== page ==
Under the Paris Agreement, Canada has pledged to reduce its greenhouse gas emissions to 30% below 2005 levels by 2030. This study assesses the consequences of several scenarios of expansion in the oil and gas sector in terms of the amount that the non–oil and gas sectors of the economy would need to reduce emissions to meet Canada’s Paris commitments. It finds Canada cannot meet its global climate commitments while at the same time ramping up oil and gas extraction and building new export pipelines.
The study also reviews existing pipeline and rail capacity for oil exports under the cap on oil sands emissions announced last year by the Alberta government (set at 100 million tonnes (Mt) per year) and finds Canada has enough capacity to handle the 45% increase in oil sand production this would entail. It also takes a close look at oil price trends, and finds that new pipelines with tidewater access are unlikely to confer a significant price premium, as is widely believed.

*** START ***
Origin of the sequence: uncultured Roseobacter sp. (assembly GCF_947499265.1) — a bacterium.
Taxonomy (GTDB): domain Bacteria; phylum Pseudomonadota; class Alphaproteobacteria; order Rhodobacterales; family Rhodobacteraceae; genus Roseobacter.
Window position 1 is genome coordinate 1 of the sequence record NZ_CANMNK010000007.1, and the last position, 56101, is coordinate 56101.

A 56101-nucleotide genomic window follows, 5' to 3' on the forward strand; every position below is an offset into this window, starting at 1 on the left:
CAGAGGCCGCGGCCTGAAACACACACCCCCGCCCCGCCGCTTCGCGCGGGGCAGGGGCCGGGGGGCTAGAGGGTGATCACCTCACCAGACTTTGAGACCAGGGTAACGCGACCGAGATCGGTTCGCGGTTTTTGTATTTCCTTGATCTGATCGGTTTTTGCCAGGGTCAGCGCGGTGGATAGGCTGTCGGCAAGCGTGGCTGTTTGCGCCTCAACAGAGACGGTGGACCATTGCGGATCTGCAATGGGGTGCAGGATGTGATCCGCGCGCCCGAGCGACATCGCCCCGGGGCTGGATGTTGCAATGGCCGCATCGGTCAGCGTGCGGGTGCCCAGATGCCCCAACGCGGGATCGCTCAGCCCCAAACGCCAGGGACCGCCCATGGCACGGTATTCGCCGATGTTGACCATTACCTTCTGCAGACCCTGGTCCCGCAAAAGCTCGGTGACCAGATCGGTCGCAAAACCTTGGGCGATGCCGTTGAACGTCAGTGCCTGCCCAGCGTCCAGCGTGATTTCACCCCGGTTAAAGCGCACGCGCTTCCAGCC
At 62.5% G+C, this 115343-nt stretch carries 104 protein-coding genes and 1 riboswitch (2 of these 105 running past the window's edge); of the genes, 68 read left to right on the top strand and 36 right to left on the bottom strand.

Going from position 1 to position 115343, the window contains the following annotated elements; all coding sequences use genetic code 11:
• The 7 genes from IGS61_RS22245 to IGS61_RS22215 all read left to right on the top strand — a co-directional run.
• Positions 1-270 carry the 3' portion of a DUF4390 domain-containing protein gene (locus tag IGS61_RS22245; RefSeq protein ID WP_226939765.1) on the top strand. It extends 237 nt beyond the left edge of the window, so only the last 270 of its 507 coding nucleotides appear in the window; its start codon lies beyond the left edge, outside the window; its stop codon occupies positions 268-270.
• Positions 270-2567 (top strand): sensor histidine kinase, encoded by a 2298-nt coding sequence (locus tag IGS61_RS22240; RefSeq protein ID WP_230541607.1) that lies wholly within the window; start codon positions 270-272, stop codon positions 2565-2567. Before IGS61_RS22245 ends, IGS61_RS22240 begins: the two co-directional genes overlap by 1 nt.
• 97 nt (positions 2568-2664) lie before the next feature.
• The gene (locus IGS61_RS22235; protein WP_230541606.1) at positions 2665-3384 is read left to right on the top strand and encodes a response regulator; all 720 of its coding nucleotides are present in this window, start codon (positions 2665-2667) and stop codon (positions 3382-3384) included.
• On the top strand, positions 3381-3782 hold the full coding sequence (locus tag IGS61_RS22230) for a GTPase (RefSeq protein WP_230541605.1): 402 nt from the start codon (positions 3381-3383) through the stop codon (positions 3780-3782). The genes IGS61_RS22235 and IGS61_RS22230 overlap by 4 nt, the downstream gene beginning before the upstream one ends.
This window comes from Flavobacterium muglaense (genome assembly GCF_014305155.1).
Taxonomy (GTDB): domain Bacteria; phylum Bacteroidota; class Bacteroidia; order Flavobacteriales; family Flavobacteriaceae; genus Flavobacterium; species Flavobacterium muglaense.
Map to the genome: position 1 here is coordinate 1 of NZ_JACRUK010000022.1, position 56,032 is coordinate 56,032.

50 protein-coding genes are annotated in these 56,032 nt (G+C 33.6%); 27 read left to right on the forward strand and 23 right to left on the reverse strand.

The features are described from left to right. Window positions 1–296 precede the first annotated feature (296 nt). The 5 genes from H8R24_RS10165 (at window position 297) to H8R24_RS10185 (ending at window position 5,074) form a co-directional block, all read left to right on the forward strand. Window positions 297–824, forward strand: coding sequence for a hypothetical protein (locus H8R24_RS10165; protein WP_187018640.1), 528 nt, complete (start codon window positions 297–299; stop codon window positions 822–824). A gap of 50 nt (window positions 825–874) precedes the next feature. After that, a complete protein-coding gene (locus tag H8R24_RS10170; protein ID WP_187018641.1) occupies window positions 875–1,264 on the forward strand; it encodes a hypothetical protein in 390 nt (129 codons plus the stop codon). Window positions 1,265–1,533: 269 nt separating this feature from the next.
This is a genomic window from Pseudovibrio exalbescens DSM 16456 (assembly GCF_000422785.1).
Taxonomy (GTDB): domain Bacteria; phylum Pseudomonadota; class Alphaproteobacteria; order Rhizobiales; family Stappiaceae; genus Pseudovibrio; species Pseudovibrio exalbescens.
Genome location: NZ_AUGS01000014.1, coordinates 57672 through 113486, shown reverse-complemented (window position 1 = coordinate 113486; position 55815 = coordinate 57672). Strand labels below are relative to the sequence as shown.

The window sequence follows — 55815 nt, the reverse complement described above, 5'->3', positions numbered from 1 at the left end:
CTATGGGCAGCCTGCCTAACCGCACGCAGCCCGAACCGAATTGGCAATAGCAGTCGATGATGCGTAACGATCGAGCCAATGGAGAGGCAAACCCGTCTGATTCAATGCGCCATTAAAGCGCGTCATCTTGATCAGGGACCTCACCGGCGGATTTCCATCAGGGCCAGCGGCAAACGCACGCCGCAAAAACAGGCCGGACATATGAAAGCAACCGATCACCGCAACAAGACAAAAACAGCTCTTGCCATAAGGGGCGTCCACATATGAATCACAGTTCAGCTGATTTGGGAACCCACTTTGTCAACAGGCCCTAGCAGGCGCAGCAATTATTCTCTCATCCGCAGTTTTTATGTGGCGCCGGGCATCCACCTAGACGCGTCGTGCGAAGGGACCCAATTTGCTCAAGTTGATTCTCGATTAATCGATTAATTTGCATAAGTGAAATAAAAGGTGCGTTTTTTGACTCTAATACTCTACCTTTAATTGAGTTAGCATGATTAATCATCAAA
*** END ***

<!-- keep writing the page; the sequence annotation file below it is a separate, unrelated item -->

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This is the first study released as part of the Corporate Mapping Project, a research and public engagement initiative investigating the power of the fossil fuel industry in Western Canada. The CMP is jointly led by the University of Victoria, Canadian Centre for Policy Alternatives and the Parkland Institute.
Author: David Hughes
J. David Hughes is an earth scientist who has studied the energy resources of Canada and the US for more than four decades, including 32 years with the Geological Survey of Canada (GSC) as a scientist and research manager.